In this video Steve Rowe explains and demonstrates how the non-blocking arm in a traditional martial arts block can be turned into an offensive weapon by forming a 'wedge'. This goes hand in hand with a hunter mindset.
* Some people use the term 'wedge', others the term 'fence'. Both mean essentially the same thing but Steve Rowe differentiates between the two, arguing that a 'wedge' is offensive while a 'fence' is defensive. A 'wedge' is proactive. Both however provide a zone around the body that is 'off limits' to an attacker.
* With a defensive mindset you will be predisposed to moving back from an attack. Therefore do NOT focus on blocking as such. Any attack made against you is instead disrupted with an offensive technique.
* In close quarter combat your mindset has to be strong and powerful. It is comparable to the mind displayed by a hunting animal. The hunting animal is not preoccupied with worrying if its prey will fight back or not. It is simply looking for the kill.
* The wedge in physical manifestation can be understood as the non-blocking arm that is often displayed in traditional martial arts such as karate as the limb first thrown out before the actual block is executed with the second arm. Ideally the point of contact for the wedge is the outer edge of the forearm below the elbow. The elbow should be bent and the overall frame held strong.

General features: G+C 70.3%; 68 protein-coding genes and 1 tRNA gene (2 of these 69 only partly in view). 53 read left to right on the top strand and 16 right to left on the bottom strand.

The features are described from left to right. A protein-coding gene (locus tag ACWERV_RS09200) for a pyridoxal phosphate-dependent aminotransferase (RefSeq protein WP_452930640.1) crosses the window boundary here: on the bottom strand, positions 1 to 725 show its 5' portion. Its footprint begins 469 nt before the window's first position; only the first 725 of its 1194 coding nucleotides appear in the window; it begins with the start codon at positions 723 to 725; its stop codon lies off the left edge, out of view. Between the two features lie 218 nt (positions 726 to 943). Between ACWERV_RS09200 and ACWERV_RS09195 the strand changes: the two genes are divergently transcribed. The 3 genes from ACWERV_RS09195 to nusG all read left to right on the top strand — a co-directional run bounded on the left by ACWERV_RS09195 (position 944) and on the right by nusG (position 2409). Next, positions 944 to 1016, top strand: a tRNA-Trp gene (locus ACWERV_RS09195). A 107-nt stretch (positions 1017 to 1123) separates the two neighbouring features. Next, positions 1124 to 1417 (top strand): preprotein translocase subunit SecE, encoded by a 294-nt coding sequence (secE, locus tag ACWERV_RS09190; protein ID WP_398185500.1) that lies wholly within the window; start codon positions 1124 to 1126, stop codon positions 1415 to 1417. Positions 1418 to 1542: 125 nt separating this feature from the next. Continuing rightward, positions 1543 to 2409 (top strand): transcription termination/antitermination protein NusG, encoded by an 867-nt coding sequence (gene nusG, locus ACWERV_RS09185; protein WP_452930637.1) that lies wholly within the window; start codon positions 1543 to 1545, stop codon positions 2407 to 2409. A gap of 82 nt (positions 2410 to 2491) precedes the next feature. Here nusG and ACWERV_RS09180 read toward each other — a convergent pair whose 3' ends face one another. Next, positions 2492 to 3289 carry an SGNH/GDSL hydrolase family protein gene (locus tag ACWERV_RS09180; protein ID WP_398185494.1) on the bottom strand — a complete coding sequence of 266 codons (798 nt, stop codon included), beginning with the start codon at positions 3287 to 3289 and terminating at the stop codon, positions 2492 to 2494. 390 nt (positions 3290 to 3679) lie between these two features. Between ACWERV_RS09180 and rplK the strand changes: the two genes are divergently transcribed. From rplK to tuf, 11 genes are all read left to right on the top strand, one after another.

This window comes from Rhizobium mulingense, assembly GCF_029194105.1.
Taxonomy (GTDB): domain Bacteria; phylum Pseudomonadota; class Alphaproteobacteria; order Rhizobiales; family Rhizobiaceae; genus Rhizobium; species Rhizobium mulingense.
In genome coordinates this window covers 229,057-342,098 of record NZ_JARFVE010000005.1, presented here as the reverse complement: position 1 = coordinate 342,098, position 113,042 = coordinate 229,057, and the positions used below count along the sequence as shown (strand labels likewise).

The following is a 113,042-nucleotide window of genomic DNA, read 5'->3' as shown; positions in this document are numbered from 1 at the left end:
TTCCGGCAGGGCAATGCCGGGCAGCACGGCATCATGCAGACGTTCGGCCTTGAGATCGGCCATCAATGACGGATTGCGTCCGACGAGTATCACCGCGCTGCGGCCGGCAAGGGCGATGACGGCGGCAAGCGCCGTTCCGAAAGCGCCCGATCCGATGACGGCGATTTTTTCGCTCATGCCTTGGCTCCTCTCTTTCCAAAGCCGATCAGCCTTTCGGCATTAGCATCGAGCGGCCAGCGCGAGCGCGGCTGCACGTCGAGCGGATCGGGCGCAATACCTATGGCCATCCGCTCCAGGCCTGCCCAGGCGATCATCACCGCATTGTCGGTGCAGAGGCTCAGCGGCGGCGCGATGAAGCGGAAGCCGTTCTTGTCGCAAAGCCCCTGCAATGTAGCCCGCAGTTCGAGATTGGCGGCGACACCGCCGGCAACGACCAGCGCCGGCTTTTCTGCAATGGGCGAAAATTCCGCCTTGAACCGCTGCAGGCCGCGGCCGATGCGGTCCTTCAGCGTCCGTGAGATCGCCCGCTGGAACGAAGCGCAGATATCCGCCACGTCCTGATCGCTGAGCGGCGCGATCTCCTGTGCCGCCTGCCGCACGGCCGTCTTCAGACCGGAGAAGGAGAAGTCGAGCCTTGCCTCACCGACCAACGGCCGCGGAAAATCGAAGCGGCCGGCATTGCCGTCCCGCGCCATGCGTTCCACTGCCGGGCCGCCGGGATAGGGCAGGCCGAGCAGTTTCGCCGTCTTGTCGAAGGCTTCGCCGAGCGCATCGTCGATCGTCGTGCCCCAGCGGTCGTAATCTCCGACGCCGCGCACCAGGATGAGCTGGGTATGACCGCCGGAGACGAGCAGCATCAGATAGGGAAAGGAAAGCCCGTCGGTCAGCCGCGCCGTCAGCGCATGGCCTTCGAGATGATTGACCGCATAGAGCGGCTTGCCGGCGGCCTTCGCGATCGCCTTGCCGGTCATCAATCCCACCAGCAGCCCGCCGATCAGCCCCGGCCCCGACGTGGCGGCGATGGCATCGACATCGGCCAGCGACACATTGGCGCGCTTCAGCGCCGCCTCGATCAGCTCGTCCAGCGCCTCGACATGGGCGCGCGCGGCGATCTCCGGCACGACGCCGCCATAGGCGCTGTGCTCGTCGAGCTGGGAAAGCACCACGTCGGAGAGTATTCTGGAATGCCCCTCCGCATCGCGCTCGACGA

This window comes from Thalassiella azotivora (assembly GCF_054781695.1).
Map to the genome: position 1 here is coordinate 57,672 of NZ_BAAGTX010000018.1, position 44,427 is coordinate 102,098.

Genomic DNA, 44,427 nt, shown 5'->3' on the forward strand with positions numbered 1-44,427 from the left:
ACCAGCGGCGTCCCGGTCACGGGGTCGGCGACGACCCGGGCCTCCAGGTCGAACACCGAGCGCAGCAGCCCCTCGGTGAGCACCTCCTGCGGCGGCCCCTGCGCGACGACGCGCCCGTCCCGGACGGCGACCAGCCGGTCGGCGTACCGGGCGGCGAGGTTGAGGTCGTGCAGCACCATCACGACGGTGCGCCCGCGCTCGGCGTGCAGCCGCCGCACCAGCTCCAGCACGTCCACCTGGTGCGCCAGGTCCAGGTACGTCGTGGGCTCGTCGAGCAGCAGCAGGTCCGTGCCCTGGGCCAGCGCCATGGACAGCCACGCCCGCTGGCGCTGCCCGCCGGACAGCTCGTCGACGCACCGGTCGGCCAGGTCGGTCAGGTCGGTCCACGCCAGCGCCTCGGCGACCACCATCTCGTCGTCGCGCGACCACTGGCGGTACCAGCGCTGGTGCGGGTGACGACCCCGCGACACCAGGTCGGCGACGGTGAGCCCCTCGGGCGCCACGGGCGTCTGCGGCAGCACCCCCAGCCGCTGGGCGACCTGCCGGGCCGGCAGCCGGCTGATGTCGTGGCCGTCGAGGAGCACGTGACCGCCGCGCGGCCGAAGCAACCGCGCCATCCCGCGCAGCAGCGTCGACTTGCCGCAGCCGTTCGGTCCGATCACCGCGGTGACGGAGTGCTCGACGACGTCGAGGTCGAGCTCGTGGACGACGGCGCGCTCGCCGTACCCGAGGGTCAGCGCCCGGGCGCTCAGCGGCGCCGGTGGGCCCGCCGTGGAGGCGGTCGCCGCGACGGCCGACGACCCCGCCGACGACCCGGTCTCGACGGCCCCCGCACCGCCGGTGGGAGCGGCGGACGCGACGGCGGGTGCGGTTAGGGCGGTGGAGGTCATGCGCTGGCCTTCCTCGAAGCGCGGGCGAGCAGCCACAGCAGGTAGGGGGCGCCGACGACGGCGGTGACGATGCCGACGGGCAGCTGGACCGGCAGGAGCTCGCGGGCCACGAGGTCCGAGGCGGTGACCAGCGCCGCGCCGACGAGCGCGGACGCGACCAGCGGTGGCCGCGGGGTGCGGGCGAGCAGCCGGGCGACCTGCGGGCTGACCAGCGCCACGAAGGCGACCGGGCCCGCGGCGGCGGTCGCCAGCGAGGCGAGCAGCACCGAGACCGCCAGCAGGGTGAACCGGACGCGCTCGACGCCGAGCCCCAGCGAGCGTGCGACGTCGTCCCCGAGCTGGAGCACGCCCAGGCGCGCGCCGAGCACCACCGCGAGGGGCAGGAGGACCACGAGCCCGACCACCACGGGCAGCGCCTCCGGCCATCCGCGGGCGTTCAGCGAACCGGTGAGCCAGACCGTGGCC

* The wedge intercepts an attack but does not block it. The motion of the wedge is not stopped by the interception / 'block' but instead the wedge continues forward through the incoming technique and into the opponent.
* As a fighting principle the wedge is about cutting into the opponent. As a principle it can be demonstrated using any technique and is not confined to the non-blocking arm in a blocking technique (as described above).
* The wedge - whether the technique of using the non-blocking hand or a combat principle - becomes an offensive technique after the incoming attack has been disrupted.
* Your body needs to be internally connected from the feet to the hands to create the necessary strength and power while remaining relaxed enough not to be tense and inflexible.
* As an offensive movement comes into you, move forward into it. Twist your body from the feet upwards as you move forward to generate additional power and extend the wedge as you do so.
* You can follow up the wedge with a more overtly offensive technique as you deem necessary.